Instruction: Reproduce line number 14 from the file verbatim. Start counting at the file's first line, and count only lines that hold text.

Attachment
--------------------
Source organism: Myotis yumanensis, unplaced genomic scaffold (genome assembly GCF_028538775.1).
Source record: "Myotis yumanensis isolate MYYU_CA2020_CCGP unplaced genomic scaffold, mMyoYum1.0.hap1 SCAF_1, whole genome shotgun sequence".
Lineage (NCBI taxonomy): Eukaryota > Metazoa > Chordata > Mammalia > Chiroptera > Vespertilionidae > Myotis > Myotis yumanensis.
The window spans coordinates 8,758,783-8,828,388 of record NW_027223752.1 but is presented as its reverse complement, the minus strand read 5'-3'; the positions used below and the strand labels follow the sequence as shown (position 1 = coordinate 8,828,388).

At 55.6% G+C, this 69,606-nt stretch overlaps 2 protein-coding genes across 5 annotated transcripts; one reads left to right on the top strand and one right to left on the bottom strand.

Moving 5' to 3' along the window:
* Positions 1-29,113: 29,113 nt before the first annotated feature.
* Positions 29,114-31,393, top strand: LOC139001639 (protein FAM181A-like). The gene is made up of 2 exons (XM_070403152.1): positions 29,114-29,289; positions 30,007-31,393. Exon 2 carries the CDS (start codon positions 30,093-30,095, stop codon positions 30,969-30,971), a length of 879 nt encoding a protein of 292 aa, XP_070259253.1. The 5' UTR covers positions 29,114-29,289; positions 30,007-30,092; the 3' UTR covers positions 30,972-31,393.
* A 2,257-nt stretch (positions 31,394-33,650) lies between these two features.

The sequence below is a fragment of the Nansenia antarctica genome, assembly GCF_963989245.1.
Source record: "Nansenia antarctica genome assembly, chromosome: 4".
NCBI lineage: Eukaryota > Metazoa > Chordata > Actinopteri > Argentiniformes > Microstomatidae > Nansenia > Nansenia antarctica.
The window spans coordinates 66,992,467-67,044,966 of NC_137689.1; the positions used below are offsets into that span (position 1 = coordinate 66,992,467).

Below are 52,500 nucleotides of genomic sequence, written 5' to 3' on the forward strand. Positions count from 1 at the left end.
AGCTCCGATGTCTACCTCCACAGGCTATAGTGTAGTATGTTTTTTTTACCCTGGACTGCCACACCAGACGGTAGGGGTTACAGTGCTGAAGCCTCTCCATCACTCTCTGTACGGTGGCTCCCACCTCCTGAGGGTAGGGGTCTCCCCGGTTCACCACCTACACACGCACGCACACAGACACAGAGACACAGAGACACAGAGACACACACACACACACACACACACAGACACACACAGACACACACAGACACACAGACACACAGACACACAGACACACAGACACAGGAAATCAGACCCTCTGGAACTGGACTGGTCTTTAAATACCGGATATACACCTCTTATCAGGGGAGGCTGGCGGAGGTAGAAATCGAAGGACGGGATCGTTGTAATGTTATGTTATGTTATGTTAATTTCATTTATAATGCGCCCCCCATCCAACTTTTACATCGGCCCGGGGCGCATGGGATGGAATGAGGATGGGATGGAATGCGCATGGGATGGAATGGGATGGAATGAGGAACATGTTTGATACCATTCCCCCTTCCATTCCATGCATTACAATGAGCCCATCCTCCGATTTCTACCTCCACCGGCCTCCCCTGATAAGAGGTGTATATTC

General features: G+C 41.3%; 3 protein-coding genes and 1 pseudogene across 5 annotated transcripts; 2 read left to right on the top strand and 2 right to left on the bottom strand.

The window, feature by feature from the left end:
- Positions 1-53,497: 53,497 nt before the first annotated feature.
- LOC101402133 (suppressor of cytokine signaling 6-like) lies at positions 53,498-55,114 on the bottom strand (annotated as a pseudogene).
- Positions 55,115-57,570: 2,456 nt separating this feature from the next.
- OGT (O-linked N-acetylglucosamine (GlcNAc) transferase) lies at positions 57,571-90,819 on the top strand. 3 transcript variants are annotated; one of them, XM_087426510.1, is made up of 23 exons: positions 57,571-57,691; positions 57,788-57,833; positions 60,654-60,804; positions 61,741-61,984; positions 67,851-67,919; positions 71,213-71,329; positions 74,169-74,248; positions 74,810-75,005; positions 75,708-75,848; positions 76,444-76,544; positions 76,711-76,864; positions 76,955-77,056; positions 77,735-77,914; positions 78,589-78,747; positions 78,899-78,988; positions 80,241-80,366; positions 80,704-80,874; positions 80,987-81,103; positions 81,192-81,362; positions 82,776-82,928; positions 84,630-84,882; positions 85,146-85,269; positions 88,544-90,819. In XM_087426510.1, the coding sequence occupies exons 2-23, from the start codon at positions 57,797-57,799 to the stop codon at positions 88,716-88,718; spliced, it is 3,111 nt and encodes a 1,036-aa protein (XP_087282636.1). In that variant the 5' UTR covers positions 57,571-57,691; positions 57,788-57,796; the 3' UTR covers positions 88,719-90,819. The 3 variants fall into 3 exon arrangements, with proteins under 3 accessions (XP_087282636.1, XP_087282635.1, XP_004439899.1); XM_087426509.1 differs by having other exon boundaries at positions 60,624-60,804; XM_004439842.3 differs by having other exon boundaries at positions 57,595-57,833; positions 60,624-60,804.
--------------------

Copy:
Below are 52,500 nucleotides of genomic sequence, written 5' to 3' on the forward strand. Positions count from 1 at the left end.